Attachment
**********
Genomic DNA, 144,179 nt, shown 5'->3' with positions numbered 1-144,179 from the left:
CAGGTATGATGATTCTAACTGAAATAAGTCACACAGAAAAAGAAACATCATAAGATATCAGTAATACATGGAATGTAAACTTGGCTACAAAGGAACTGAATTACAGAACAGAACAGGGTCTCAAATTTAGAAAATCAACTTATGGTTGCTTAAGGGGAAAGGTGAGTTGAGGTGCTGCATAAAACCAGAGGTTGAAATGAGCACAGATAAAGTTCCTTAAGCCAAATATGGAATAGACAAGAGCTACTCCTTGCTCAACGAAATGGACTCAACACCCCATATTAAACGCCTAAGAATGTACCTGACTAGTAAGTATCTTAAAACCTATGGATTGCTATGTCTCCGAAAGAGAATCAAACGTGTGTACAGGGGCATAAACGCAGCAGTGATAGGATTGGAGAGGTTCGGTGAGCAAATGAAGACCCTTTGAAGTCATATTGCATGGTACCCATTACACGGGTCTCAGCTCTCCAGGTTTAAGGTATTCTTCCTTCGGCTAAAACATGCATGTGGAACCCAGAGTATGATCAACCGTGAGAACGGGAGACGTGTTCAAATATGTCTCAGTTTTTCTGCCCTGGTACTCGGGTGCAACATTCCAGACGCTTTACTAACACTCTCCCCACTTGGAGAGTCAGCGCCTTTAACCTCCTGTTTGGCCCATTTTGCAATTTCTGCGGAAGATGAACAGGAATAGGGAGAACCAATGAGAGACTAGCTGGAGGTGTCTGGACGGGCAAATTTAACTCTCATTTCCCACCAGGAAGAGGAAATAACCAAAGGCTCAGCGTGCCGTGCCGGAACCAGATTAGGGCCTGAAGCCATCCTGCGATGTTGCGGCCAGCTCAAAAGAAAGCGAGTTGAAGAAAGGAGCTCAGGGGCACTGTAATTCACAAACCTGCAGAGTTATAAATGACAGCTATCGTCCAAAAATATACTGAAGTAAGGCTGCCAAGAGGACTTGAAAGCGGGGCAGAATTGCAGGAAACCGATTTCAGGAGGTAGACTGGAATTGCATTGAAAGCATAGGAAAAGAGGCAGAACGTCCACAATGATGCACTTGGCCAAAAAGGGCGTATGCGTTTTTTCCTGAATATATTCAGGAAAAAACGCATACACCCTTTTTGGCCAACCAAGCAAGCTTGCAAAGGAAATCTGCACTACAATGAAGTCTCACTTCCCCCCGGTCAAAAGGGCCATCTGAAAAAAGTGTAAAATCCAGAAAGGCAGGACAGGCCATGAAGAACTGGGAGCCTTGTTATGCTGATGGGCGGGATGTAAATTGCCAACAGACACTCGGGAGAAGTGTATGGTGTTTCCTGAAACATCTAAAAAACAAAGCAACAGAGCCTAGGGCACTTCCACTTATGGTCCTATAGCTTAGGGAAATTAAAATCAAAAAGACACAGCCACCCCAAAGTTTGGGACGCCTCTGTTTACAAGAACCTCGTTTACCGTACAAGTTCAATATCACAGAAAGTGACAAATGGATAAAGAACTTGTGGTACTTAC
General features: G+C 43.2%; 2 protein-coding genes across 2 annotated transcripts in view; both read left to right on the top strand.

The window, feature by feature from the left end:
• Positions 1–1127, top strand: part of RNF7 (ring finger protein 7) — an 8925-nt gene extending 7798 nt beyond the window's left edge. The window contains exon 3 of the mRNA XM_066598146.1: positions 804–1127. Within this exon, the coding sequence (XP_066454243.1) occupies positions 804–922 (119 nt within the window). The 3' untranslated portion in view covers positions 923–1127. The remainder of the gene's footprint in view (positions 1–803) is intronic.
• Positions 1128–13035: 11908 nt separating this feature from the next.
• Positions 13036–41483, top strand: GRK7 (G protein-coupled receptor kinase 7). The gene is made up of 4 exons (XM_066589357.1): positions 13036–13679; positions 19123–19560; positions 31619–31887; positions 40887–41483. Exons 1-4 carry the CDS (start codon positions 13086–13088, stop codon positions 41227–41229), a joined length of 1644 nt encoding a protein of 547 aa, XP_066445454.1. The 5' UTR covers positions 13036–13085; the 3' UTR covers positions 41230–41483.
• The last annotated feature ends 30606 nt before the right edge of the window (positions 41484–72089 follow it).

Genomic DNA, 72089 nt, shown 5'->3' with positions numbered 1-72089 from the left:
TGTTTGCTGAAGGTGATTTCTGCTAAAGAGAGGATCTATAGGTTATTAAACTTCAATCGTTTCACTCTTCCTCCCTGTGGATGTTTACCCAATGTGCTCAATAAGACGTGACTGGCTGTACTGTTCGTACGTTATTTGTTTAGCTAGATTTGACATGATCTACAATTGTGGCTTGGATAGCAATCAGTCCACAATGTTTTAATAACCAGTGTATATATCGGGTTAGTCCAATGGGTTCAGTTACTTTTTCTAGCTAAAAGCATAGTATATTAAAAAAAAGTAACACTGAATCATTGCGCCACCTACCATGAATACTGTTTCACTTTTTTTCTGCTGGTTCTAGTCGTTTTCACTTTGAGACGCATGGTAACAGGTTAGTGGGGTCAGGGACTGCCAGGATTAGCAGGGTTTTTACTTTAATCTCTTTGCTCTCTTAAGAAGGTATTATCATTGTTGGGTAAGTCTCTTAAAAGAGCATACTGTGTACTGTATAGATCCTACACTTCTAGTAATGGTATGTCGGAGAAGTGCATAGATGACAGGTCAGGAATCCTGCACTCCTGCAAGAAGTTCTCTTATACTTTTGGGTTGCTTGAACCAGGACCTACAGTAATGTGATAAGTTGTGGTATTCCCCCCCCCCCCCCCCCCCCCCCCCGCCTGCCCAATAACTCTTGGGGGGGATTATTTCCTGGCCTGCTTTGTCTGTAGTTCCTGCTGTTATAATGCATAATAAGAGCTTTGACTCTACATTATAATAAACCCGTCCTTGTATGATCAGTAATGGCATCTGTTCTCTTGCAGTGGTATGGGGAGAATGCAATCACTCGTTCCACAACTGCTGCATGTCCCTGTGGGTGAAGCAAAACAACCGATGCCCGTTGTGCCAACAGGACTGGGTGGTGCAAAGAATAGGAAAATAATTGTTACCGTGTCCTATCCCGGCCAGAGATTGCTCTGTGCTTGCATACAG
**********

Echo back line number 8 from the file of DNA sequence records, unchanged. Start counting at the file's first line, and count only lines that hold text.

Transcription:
• The last annotated feature ends 30606 nt before the right edge of the window (positions 41484–72089 follow it).